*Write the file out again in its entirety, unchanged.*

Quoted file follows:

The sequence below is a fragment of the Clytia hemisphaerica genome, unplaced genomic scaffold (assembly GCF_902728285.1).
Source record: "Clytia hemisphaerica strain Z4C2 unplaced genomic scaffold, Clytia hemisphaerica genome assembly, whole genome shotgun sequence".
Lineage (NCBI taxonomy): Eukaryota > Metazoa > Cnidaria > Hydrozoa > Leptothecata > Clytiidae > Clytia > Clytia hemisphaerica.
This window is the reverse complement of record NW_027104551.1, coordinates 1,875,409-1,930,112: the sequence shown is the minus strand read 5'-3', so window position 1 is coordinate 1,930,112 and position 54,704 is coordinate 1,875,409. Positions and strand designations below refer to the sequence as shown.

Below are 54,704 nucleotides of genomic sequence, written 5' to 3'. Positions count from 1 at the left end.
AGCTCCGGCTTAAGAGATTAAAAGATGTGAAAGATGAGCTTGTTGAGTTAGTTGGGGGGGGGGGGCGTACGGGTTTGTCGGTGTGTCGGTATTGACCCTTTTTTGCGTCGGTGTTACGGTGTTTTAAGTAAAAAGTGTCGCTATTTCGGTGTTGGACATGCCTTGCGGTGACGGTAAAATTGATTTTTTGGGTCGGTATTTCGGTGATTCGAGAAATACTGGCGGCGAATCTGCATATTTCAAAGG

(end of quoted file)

The sequence below is a fragment of the Clytia hemisphaerica genome, unplaced genomic scaffold (assembly GCF_902728285.1).
Source record: "Clytia hemisphaerica strain Z4C2 unplaced genomic scaffold, Clytia hemisphaerica genome assembly, whole genome shotgun sequence".
Lineage (NCBI taxonomy): Eukaryota > Metazoa > Cnidaria > Hydrozoa > Leptothecata > Clytiidae > Clytia > Clytia hemisphaerica.
This window is the reverse complement of record NW_027104551.1, coordinates 1,875,409-1,930,112: the sequence shown is the minus strand read 5'-3', so window position 1 is coordinate 1,930,112 and position 54,704 is coordinate 1,875,409. Positions and strand designations below refer to the sequence as shown.

Below are 54,704 nucleotides of genomic sequence, written 5' to 3'. Positions count from 1 at the left end.
AGCTCCGGCTTAAGAGATTAAAAGATGTGAAAGATGAGCTTGTTGAGTTAGTTGGGGGGGGGGGGCGTACGGGTTTGTCGGTGTGTCGGTATTGACCCTTTTTTGCGTCGGTGTTACGGTGTTTTAAGTAAAAAGTGTCGCTATTTCGGTGTTGGACATGCCTTGCGGTGACGGTAAAATTGATTTTTTGGGTCGGTATTTCGGTGATTCGAGAAATACTGGCGGCGAATCTGCATATTTCAAAGG